Apprenticed to the future

18th February 2000 at 00:00
Education Secretary David Blunkett spells out the thinking behind vocational reforms announced at the FEFC conference

"COLLEGES have always been at the forefront of social inclusion in learning. They are rooted in their communities and the expansion of opportunities in further education has reached into all sections of our society. We still have much more to do, of course, but widening participation has become a reality in many areas, with imaginative and well-planned schemes to promote social inclusion.

"Too often, however, the media has downplayed or ignored the contribution that further education makes to our economy and our society. This is partly the result of ignorance, but also of history. Too few people in the media have any direct understanding of further education, but that in itself is a reflection of an historical disdain for vocational learning, particularly in England. Although FE colleges are the biggest providers of A-levels, they are associated with vocational provision, and this provision has historically been seen as second-rate and second-best.

"This attitude has held us back for far too long. In a knowledge-based economy, we need to recognise and reward high-quality, vocationally-focused learning. Earlier this week I announced the creation of new, two-year foundation degrees. These will open up new routes into higher education, providing a flexible building block for lifelong learning. It will help us ensure that we can tackle the skills deficit at critical intermediate levels.

"But I also want to ensure that we have a robust ladder of progression up into higher education for those who want to pursue vocational options at school and beyond. So at the Further Education Funding Council annual conference, I announced major reforms to vocational education programmes and, in particular, a huge boost to apprenticeships. We will create a clear new structure for apprenticeships - with new foundation modern apprenticeships, leading up to advanced modern apprenticeships. This will allow people to build towards higher levels of learning.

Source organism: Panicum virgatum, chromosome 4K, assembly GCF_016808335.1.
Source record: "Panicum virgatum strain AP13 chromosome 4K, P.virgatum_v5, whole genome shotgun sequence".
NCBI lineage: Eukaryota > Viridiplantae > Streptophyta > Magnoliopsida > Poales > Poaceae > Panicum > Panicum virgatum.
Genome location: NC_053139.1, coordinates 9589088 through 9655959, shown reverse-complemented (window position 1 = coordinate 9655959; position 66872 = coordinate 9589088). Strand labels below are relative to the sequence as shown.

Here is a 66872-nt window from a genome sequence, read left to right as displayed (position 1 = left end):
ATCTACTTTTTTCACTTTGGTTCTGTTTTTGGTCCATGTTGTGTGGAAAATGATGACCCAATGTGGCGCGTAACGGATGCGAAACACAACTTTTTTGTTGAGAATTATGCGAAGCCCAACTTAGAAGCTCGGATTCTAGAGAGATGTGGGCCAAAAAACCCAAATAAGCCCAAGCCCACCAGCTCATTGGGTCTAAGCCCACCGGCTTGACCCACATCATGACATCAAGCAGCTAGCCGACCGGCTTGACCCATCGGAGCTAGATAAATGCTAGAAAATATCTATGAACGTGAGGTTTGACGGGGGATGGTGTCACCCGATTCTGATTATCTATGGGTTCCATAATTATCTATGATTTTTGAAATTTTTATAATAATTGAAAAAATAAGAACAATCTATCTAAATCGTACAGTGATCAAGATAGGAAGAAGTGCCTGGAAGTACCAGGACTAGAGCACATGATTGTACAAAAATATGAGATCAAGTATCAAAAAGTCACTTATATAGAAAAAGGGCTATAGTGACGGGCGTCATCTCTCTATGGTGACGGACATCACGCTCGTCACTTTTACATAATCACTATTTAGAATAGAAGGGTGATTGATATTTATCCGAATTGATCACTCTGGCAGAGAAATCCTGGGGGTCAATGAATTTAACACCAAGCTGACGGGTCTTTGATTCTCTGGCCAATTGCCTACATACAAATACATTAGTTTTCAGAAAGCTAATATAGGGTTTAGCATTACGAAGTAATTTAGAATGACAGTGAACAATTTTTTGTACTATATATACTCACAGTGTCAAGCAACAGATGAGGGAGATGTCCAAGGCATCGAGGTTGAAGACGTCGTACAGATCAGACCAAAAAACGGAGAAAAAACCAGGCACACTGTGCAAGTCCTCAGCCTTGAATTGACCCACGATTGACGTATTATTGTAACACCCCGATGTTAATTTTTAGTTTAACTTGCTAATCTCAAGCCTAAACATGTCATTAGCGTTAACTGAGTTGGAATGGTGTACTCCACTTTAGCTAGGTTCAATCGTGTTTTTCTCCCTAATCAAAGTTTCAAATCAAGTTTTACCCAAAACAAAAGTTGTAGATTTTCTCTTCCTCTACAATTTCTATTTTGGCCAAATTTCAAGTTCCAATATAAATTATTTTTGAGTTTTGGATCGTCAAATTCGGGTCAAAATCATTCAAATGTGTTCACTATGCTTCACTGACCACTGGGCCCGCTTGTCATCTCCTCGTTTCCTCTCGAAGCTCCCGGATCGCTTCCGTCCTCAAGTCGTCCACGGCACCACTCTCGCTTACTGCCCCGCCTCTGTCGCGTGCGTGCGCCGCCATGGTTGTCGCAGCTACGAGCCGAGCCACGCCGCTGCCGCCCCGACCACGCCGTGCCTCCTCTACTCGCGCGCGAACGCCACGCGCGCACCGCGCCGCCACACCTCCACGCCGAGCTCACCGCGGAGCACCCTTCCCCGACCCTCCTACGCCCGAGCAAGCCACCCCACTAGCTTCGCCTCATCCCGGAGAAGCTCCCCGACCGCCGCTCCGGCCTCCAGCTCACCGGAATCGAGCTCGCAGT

"We will boost the knowledge and understanding required from apprenticeships, ensuring that young people develop knowledge and understanding alongside skills. I want learning at school and beyond to equip all young people, including those who choose vocational options, with creativity and thinking skills, as well as the basics, so that they ente adult life as rounded individuals, able to contribute to their communities as well as the workplace.

"We will also ensure that apprenticeship programmes include specified periods of off-the-job learning at a college or other provider, and that the duration of the apprenticeship is set at a minimum level, such as two years for advanced modern apprenticeships. And for those studying full-time at college at advanced level, we will strengthen the standards of level 3 general national vocational qualifications and rename them vocational A-levels.

"These changes build on the recommendations of the skills task force's second report and they will drive forward a step change in standards for vocational learning.

"Through learning, we add value to people's lives. It is not always easy. For example, in Knowsley, only 24 per cent of 16-year-olds left school in 1999 with five or more GCSEs at grade C and above, compared with the national average of 47 per cent. At Knowsley College, in some national vocational qualification classes, the average level of qualification on intake is less than one grade G per student. Meanwhile, 73 per cent of Knowsley College's enrolments come from deprived areas compared with 25 per cent as a national average.

"But the college has developed its own method and measures of value-added designed to identify those students most in need of additional support. By identifying the precise needs of students, providing help with basic or key skills, Knowsley College ensures its results are well above the FE sector average for achievement, despite the harsh reality of poor prior attainment.

"We can learn from these lessons of success, and for our part we are helping to spread best practice. Beacon colleges, like Knowsley, are already leading the way, getting cash through the FE Standards Fund to help explain their secrets of success to others.

"I hope that the five new FE beacons, announced on Wednesday, will also play their part. The Beacon colleges have shown that the universal features of success are good leadership, efficient management, and wise and imaginative governance. I congratulate them on their success, and want all colleges to emulate and aspire to this kind of excellence. By using value added to target support on students' needs we shall make the step change we need to higher retention, rising achievement rates and wider participation in communities."


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